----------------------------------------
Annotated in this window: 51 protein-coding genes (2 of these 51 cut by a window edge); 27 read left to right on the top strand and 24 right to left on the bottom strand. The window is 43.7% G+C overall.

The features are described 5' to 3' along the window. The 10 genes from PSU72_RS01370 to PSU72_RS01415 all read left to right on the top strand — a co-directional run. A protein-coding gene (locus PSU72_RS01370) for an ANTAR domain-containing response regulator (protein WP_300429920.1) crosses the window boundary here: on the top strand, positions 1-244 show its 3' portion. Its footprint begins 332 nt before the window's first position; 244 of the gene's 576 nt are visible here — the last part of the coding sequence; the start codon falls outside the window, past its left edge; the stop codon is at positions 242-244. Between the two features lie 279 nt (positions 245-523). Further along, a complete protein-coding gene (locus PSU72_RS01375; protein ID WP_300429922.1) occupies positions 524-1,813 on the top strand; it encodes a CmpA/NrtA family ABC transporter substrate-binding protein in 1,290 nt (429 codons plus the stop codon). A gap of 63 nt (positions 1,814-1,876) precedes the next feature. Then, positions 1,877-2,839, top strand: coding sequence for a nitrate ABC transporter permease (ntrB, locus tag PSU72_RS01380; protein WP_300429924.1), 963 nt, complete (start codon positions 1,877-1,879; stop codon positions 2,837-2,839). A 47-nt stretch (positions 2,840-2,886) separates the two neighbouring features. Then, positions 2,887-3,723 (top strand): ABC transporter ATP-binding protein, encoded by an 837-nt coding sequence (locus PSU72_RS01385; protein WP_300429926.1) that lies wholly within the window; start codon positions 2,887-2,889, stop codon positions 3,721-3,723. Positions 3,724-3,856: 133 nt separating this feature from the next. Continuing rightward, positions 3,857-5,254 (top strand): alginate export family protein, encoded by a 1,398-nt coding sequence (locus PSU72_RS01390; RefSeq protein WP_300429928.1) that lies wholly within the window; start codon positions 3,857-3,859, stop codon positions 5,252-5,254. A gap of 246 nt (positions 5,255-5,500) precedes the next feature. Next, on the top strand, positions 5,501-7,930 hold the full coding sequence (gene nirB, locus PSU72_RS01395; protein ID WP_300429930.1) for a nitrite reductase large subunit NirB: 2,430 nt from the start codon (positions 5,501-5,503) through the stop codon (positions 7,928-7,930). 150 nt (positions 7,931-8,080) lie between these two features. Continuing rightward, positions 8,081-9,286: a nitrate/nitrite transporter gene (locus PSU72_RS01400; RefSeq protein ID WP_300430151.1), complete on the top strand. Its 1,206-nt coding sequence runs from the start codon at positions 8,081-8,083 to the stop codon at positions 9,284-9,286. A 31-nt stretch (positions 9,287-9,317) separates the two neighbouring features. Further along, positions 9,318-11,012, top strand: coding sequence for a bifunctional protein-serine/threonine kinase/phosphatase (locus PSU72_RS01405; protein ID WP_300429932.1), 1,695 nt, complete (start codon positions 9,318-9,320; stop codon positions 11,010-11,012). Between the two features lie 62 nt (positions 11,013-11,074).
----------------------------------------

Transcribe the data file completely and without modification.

Annotated in this window: 51 protein-coding genes (2 of these 51 cut by a window edge); 27 read left to right on the top strand and 24 right to left on the bottom strand. The window is 43.7% G+C overall.

The features are described 5' to 3' along the window. The 10 genes from PSU72_RS01370 to PSU72_RS01415 all read left to right on the top strand — a co-directional run. A protein-coding gene (locus PSU72_RS01370) for an ANTAR domain-containing response regulator (protein WP_300429920.1) crosses the window boundary here: on the top strand, positions 1-244 show its 3' portion. Its footprint begins 332 nt before the window's first position; 244 of the gene's 576 nt are visible here — the last part of the coding sequence; the start codon falls outside the window, past its left edge; the stop codon is at positions 242-244. Between the two features lie 279 nt (positions 245-523). Further along, a complete protein-coding gene (locus PSU72_RS01375; protein ID WP_300429922.1) occupies positions 524-1,813 on the top strand; it encodes a CmpA/NrtA family ABC transporter substrate-binding protein in 1,290 nt (429 codons plus the stop codon). A gap of 63 nt (positions 1,814-1,876) precedes the next feature. Then, positions 1,877-2,839, top strand: coding sequence for a nitrate ABC transporter permease (ntrB, locus tag PSU72_RS01380; protein WP_300429924.1), 963 nt, complete (start codon positions 1,877-1,879; stop codon positions 2,837-2,839). A 47-nt stretch (positions 2,840-2,886) separates the two neighbouring features. Then, positions 2,887-3,723 (top strand): ABC transporter ATP-binding protein, encoded by an 837-nt coding sequence (locus PSU72_RS01385; protein WP_300429926.1) that lies wholly within the window; start codon positions 2,887-2,889, stop codon positions 3,721-3,723. Positions 3,724-3,856: 133 nt separating this feature from the next. Continuing rightward, positions 3,857-5,254 (top strand): alginate export family protein, encoded by a 1,398-nt coding sequence (locus PSU72_RS01390; RefSeq protein WP_300429928.1) that lies wholly within the window; start codon positions 3,857-3,859, stop codon positions 5,252-5,254. A gap of 246 nt (positions 5,255-5,500) precedes the next feature. Next, on the top strand, positions 5,501-7,930 hold the full coding sequence (gene nirB, locus PSU72_RS01395; protein ID WP_300429930.1) for a nitrite reductase large subunit NirB: 2,430 nt from the start codon (positions 5,501-5,503) through the stop codon (positions 7,928-7,930). 150 nt (positions 7,931-8,080) lie between these two features. Continuing rightward, positions 8,081-9,286: a nitrate/nitrite transporter gene (locus PSU72_RS01400; RefSeq protein ID WP_300430151.1), complete on the top strand. Its 1,206-nt coding sequence runs from the start codon at positions 8,081-8,083 to the stop codon at positions 9,284-9,286. A 31-nt stretch (positions 9,287-9,317) separates the two neighbouring features. Further along, positions 9,318-11,012, top strand: coding sequence for a bifunctional protein-serine/threonine kinase/phosphatase (locus PSU72_RS01405; protein ID WP_300429932.1), 1,695 nt, complete (start codon positions 9,318-9,320; stop codon positions 11,010-11,012). Between the two features lie 62 nt (positions 11,013-11,074).